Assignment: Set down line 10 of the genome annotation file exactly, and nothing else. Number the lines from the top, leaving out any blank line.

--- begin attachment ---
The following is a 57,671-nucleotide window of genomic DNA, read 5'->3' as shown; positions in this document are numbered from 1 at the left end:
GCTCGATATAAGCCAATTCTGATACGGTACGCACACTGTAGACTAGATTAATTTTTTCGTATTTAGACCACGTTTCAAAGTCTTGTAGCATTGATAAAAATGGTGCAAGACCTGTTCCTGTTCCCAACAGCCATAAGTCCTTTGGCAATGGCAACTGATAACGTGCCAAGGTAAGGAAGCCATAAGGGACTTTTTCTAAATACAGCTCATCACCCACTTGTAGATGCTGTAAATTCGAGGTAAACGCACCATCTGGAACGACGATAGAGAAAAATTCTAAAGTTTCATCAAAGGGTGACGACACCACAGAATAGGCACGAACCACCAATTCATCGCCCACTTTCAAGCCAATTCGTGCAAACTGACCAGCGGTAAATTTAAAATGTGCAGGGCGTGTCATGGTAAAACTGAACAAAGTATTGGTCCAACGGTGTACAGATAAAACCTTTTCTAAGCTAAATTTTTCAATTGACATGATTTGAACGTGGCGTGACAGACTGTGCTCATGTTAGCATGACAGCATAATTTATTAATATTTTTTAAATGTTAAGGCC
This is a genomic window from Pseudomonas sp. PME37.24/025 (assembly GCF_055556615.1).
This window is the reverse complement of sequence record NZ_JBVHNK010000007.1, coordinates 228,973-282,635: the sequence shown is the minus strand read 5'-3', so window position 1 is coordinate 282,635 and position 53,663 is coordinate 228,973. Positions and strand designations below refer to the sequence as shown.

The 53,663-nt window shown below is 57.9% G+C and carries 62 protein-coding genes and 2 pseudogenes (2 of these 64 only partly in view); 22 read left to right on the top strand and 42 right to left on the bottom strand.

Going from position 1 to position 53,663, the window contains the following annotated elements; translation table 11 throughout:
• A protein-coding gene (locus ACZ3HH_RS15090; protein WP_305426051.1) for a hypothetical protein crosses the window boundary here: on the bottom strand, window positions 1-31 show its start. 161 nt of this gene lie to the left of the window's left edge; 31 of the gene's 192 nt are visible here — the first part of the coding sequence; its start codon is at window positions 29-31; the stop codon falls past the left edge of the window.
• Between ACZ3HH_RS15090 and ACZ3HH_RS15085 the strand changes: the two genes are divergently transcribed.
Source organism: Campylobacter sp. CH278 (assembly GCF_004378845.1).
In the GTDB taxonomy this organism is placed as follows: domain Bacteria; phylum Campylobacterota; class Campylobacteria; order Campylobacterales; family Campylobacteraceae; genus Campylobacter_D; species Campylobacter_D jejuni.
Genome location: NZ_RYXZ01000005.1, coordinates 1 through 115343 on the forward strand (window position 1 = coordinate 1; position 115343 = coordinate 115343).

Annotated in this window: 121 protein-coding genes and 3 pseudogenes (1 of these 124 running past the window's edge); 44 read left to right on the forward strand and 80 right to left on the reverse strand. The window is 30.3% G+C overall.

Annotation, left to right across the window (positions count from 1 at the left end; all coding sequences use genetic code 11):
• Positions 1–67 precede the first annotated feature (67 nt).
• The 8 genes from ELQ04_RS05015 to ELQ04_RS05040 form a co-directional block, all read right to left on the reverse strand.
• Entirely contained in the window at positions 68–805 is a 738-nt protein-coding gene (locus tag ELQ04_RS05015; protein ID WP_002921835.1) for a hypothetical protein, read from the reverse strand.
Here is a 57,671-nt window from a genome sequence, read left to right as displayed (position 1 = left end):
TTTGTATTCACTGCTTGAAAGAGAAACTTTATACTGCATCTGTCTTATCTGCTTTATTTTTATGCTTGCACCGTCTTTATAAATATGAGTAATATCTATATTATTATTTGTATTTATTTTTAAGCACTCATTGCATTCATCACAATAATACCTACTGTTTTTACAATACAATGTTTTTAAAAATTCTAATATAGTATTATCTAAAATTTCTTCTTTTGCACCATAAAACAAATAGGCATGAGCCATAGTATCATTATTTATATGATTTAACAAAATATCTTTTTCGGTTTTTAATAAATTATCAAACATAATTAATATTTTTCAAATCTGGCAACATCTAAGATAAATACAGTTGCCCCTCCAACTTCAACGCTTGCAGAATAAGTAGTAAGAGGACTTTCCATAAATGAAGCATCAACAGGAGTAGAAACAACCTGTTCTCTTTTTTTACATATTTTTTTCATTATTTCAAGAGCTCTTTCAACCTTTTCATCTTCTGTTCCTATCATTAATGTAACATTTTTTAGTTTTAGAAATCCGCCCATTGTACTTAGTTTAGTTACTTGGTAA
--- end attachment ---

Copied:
In the GTDB taxonomy this organism is placed as follows: domain Bacteria; phylum Campylobacterota; class Campylobacteria; order Campylobacterales; family Campylobacteraceae; genus Campylobacter_D; species Campylobacter_D jejuni.